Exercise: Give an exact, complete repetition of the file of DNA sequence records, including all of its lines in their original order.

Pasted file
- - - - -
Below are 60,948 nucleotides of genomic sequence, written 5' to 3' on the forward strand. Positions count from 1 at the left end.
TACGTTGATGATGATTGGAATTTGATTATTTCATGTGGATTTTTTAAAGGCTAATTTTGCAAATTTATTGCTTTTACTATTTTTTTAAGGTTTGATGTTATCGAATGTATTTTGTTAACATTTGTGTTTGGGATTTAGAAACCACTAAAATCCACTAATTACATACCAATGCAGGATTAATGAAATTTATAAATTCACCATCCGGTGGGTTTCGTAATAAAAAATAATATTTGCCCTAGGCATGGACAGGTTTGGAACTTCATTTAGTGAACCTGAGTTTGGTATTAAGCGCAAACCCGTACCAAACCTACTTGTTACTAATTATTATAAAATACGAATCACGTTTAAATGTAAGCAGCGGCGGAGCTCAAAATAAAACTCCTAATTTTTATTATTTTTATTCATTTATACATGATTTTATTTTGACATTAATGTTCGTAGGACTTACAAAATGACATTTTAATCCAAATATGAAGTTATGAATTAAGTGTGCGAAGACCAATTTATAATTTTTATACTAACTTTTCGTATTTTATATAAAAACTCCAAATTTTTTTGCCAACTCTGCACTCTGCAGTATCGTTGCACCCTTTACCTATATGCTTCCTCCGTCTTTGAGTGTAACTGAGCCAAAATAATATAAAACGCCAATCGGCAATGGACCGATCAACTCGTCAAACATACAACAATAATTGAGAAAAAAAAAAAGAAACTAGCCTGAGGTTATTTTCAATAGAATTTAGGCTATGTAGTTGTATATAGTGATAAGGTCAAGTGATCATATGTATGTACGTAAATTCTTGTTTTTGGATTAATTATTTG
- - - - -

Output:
Below are 60,948 nucleotides of genomic sequence, written 5' to 3' on the forward strand. Positions count from 1 at the left end.
TACGTTGATGATGATTGGAATTTGATTATTTCATGTGGATTTTTTAAAGGCTAATTTTGCAAATTTATTGCTTTTACTATTTTTTTAAGGTTTGATGTTATCGAATGTATTTTGTTAACATTTGTGTTTGGGATTTAGAAACCACTAAAATCCACTAATTACATACCAATGCAGGATTAATGAAATTTATAAATTCACCATCCGGTGGGTTTCGTAATAAAAAATAATATTTGCCCTAGGCATGGACAGGTTTGGAACTTCATTTAGTGAACCTGAGTTTGGTATTAAGCGCAAACCCGTACCAAACCTACTTGTTACTAATTATTATAAAATACGAATCACGTTTAAATGTAAGCAGCGGCGGAGCTCAAAATAAAACTCCTAATTTTTATTATTTTTATTCATTTATACATGATTTTATTTTGACATTAATGTTCGTAGGACTTACAAAATGACATTTTAATCCAAATATGAAGTTATGAATTAAGTGTGCGAAGACCAATTTATAATTTTTATACTAACTTTTCGTATTTTATATAAAAACTCCAAATTTTTTTGCCAACTCTGCACTCTGCAGTATCGTTGCACCCTTTACCTATATGCTTCCTCCGTCTTTGAGTGTAACTGAGCCAAAATAATATAAAACGCCAATCGGCAATGGACCGATCAACTCGTCAAACATACAACAATAATTGAGAAAAAAAAAAAGAAACTAGCCTGAGGTTATTTTCAATAGAATTTAGGCTATGTAGTTGTATATAGTGATAAGGTCAAGTGATCATATGTATGTACGTAAATTCTTGTTTTTGGATTAATTATTTG